At the end of the last century, the British Neurologist Sir Henry Head noted that particular illnesses cause characteristic changes in the muscles and skin of the back. From this observation, he created the system called back diagnosis, which is steadily gaining acceptance in natural medicine. This body scheme defines precise reflex zones in the back, each of which corresponds to certain internal organs. By careful inspection of these zones, practitioners of the technique gain information regarding the health of the individual organs. Back diagnosis is grounded partly on human anatomy: in certain segments of the spinal cord, nerves from the surface of the body meet those that emanate from the internal organs. The diagnosis also draws on the ancient traditional Chinese medicine beliefs that organs are connected by energy paths to the surface of the body, and that disruptions in the flow of this energy can lead to illness or disease.
Back massage to promote health
Any invigorating massage can stimulate the reflex zones of the back, improving circulation in trouble areas and energizing the organs connected to that zone. A massage oil should be used to intensify the circulation enhancing effect. To make your own oil, add 5 pinches of ground black pepper, 3 pinches of ground cumin and 5 drops of grapefruit oil to 3 tbsp. of cold pressed sweet almond oil. Mix well.
With the back bared, the patient sits comfortably on a stool, or lies on table on her stomach, while the diagnostician examines her back under a strong light. At this point in time, must health insures do not reimburse for this type of examination.
How a diagnosis is made
The diagnostician examines the skin and tissue on both sides of the spinal column and looks for any areas that are hard and thickened or contain depressions. He also looks at the color and warmth of the skin. Palpation begins with the first reflex zone, located in the angle between the ear and the nape of the neck, and continues to the last zone, situated near the tailbone.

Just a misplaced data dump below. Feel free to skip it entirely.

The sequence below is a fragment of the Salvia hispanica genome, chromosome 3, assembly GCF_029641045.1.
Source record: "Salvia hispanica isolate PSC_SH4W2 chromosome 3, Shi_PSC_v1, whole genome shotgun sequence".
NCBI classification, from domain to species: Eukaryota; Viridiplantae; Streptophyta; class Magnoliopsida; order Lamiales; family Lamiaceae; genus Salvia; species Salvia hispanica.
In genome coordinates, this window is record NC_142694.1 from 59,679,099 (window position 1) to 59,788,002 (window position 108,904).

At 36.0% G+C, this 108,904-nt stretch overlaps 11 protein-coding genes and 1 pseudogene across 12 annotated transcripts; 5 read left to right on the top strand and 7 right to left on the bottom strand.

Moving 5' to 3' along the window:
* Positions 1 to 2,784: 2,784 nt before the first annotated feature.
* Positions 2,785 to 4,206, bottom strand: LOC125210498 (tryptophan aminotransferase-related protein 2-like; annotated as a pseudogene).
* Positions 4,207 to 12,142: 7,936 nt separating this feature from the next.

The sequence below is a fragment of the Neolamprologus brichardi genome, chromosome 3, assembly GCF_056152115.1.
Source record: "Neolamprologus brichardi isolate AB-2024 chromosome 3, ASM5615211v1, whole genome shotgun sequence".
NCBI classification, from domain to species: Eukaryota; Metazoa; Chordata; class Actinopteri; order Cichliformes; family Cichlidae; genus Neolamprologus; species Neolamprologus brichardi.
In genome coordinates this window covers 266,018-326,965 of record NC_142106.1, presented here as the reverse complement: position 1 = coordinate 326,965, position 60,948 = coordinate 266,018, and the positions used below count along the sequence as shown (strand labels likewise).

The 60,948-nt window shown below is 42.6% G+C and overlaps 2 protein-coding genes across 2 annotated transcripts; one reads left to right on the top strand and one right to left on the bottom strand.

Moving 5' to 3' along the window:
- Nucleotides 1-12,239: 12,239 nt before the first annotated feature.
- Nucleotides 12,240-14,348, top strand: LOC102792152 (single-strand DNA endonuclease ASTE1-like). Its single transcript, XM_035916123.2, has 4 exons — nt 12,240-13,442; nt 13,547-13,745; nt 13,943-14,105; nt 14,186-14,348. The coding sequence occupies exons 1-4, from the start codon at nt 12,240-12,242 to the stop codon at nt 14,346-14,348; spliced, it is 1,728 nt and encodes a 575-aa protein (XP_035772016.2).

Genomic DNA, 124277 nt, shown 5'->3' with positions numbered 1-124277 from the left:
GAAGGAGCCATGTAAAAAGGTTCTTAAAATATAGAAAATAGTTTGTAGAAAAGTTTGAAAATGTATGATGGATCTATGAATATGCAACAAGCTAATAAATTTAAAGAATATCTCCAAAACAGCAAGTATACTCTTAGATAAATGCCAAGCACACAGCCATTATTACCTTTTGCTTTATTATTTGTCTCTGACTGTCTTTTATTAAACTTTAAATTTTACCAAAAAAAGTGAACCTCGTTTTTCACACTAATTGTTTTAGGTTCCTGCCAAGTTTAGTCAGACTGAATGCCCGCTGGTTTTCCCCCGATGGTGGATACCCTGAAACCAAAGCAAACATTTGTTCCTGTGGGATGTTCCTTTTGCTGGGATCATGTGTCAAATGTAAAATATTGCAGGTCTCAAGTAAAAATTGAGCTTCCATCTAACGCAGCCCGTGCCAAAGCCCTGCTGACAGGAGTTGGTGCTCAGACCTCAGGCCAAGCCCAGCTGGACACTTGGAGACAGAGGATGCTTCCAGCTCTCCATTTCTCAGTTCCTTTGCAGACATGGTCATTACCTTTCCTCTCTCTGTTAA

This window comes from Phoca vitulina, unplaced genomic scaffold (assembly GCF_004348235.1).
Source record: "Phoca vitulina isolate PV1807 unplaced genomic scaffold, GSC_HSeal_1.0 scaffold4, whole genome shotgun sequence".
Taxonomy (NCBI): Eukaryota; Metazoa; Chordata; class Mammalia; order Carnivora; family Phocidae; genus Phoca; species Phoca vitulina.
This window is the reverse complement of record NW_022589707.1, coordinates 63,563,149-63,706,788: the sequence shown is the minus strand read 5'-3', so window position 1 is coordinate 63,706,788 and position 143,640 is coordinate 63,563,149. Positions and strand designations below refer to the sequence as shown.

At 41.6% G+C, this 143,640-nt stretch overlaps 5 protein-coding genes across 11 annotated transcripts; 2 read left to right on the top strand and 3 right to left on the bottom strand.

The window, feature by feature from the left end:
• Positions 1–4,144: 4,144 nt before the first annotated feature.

How tissues vary
Practitioners of back diagnosis refer to hot and cold energy zones. Hot, thickened areas of the back indicate an excessive build-up of energy in the corresponding organ. Cold, sunken areas suggest the organ is suffering from an energy deficiency. According to ancient Chinese beliefs, hot and cold zones are signs of internal imbalance, which may lead to disease.
Extra tip : You can massage the reflex zones of the back yourself by scrubbing your back with a dry, long handled brush. For best results, try to do this regularly.
Used to diagnose circulatory disorders, liver and gallbladder problems, calf cramps, digestive ailments, headaches, varicose veins, insomnia, kidney disease and bladder infections
If the examiner detects certain skin or tissue abnormalities, additional diagnostic measures may be performed. These may include further examination of the skin or the use of a blunt needle to test for pain sensitivity.
Assuming the problem the diagnostician finds is not very serious, back diagnosis may lead to therapeutic stimulation of the reflex zones. The stimulation of these specific areas is thought to bring about healing by passing energy through the sensory nerves of the skin to the spinal cord. From there, the energy passes on to the individual organs. To stimulate the reflex zones, various natural methods, such as massage therapy or wrapping the back in hot and cold compresses may be utilized.
The reflex zones
1. Left Kidney
2. right kidney (especially useful for diagnosing headaches due to kidney dysfunction)
3. heart (rhythm disorder)
4. Gallbladder (gallstones)
5. Left tonsil
6. right tonsil
7. Left and right Lung
8. stomach (gastritis)
9. Heart (racing heartbeat and anxiety)
10. stomach (heartburn)
11. Liver (cholesterol problems)
12. gallbladder (intestinal cramps)
15. Left Kidney
16. Right Kidney (kidney disease and kidney stone)
17. Intestinal tract
18. Left ovary
19. right ovary
21. Bladder (infections)